Back in 2011, the Electronic Privacy Information Center sued to enforce a FOIA for documents on FBI’s investigation of WikiLeaks supporters. In response, the government cited an ongoing investigation exemption. But they also cited a statutory exemption, claiming some law prevented them from releasing the records on investigations into WikiLeaks supporters. Unusually, DOJ refused to name the law in question. For that reason, and because my suspicions of how Section 215 gets used suggested it would make a spectacular tool for investigating a group of WikiLeaks supporters, I suggested that the statute was likely Section 215.
Since then, we’ve seen indications of NSA involvement in the investigation into WikiLeaks, though without any details from before EPIC’s FOIA.
And until March 11, that’s where things stood, with the government claiming it couldn’t release records about its investigation into completely innocent supporters of a publishing outlet and the judge (who had been newly assigned to the case in April 2013) doing nothing with the government’s motion for summary judgement.
On March 11, however, Judge Barbara Jacobs Rothstein ordered DOJ and EPIC to submit briefs updating her on the status of the investigation into WikiLeaks and with it the government’s ongoing investigation exemption, but not its claimed statutory exemption.
The Court takes judicial notice that events have transpired during that time that may cause the government’s position to to have changed. Therefore, the Court instructs the government to update its position regarding Plaintiff’s FOIA request, particularly with respect to the government’s invocation of exemption 7(A).
The language of her order suggests two things. First, if Rothstein is asking whether the 7(A) ongoing investigation exemption remains active, it suggests she’s may not accept the government’s statutory exemption 3 to completely withhold these documents. And she doesn’t say what the “events” that “have transpired” are, but it’s probably not any developments in the WikiLeaks investigation, as that’s what she says she doesn’t know. That makes it likely the Snowden leaks and related official disclosures have made the exemption 3, the basis for which she knows about from classified declarations, moot.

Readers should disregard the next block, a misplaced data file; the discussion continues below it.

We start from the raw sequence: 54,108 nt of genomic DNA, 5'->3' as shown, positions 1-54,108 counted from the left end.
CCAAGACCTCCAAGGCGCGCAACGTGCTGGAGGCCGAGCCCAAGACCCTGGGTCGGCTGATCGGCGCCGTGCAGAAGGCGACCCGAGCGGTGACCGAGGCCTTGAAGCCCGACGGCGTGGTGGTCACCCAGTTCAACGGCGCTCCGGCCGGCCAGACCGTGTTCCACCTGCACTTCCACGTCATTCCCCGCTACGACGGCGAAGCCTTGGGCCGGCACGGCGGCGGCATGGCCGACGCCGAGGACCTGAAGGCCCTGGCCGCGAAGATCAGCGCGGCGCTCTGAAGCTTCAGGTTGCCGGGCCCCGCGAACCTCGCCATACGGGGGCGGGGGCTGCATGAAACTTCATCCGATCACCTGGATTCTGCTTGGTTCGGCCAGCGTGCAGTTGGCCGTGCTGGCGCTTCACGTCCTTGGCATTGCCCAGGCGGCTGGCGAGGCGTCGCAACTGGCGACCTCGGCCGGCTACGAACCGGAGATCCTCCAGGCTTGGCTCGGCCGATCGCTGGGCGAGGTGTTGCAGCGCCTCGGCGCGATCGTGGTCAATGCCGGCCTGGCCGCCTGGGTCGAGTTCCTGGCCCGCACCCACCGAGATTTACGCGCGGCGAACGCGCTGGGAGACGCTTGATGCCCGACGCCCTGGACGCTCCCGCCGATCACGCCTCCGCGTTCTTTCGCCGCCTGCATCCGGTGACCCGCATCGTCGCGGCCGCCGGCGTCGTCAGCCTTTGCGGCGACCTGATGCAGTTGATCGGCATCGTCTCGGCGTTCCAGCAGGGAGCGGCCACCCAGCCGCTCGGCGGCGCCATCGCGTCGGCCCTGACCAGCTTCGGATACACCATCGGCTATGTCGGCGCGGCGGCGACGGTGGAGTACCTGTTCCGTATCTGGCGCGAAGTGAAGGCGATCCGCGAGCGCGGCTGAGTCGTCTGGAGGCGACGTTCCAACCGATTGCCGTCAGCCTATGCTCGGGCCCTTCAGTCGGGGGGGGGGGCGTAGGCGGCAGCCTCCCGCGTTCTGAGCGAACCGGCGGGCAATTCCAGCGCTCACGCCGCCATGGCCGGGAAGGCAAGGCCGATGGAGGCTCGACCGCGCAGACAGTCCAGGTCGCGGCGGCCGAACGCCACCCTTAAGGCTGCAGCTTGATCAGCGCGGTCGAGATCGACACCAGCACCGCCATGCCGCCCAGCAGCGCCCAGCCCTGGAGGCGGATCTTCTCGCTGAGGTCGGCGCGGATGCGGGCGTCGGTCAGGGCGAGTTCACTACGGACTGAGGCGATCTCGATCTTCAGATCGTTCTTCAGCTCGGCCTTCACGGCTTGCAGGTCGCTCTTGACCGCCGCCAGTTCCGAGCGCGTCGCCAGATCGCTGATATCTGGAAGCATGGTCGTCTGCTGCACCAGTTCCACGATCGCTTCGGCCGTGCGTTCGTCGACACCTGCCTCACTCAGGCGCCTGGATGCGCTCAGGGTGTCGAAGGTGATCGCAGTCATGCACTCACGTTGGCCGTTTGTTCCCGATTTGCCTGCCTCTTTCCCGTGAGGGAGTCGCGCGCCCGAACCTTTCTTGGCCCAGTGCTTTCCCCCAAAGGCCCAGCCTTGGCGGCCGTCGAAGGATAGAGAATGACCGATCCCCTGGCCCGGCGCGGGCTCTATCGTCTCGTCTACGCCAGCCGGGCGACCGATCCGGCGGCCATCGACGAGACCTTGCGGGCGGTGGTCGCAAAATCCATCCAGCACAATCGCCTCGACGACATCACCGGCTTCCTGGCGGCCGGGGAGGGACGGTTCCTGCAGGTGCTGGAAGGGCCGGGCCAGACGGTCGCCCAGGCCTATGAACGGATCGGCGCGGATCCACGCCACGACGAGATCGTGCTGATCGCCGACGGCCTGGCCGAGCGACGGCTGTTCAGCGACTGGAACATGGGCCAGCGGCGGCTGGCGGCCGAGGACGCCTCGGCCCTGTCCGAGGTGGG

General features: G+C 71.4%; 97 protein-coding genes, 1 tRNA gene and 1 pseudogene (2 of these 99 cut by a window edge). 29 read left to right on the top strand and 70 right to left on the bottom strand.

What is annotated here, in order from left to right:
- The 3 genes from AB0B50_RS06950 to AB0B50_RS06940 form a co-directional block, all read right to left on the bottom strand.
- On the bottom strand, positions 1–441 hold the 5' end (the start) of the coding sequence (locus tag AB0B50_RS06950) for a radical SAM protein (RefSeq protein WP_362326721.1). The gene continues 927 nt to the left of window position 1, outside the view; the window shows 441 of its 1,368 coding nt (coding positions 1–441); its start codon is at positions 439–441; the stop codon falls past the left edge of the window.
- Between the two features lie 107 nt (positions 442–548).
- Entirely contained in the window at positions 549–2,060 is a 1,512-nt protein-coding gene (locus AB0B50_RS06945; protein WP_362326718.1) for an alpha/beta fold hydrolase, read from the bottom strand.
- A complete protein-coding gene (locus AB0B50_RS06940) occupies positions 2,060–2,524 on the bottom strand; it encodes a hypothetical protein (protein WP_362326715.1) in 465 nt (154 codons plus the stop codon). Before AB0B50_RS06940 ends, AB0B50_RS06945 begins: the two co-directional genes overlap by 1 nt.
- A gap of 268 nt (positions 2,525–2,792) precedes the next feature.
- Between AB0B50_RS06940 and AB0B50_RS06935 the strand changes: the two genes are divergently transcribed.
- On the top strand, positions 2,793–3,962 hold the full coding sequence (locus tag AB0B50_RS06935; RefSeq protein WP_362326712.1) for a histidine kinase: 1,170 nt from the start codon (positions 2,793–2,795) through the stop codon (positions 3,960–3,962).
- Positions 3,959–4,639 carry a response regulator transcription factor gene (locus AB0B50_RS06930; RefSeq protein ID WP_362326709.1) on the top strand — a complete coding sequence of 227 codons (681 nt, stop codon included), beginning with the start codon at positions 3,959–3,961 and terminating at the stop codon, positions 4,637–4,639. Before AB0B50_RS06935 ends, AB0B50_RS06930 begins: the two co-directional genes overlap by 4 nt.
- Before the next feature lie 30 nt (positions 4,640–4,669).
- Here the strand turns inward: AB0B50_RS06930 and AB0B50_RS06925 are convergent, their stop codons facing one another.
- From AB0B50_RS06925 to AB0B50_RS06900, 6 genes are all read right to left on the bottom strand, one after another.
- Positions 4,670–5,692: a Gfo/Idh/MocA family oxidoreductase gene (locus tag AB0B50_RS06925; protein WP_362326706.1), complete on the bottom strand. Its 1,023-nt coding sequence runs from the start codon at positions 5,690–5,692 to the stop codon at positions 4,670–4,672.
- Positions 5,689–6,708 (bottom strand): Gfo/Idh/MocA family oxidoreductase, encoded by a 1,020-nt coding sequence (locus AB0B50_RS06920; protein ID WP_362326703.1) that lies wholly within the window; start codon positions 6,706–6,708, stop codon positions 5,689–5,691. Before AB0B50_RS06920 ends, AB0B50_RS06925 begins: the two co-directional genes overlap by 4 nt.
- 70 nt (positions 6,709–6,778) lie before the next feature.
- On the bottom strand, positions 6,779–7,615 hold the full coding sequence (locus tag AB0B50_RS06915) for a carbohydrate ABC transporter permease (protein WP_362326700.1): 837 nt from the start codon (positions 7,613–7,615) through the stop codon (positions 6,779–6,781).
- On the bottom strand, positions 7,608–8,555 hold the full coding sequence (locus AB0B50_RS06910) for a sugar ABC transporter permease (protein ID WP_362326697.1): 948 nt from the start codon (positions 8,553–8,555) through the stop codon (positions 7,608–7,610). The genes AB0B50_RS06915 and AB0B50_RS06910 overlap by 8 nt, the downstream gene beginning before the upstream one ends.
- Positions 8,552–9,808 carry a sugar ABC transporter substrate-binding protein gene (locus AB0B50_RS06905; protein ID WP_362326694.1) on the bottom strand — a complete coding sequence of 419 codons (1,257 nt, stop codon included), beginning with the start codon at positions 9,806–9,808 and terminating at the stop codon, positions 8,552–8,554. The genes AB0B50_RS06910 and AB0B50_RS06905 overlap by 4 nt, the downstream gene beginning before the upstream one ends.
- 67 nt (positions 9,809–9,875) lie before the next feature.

That’s all tea leaf reading. And even if I’ve read the tea leaves correctly, it doesn’t mean I’m right about Section 215. After all, back door searches on collection targeted at Julian Assange (who, as a foreign citizen and alleged spy, would be a legal target under Section 702 or even generally) would be a useful investigation into WikiLeaks supporters as well, though there’s abundant reason to believe dragnet queries serve as the basis for back door searches. Still, I think it’s likely that something that has been released and declassified since last April has mooted the government’s secret statutory claims.
The government, having sat on Judge Rothstein’s April 11 deadline from March 11 until Tuesday, is now stalling for time. (h/t JG; links to come shortly) On Tuesday, the lawyer who inherited this case claimed she has another case that prevents her from writing 10 pages on the status of the WikiLeaks investigation. But also that she needs more time to consult with the “defendant agencies.”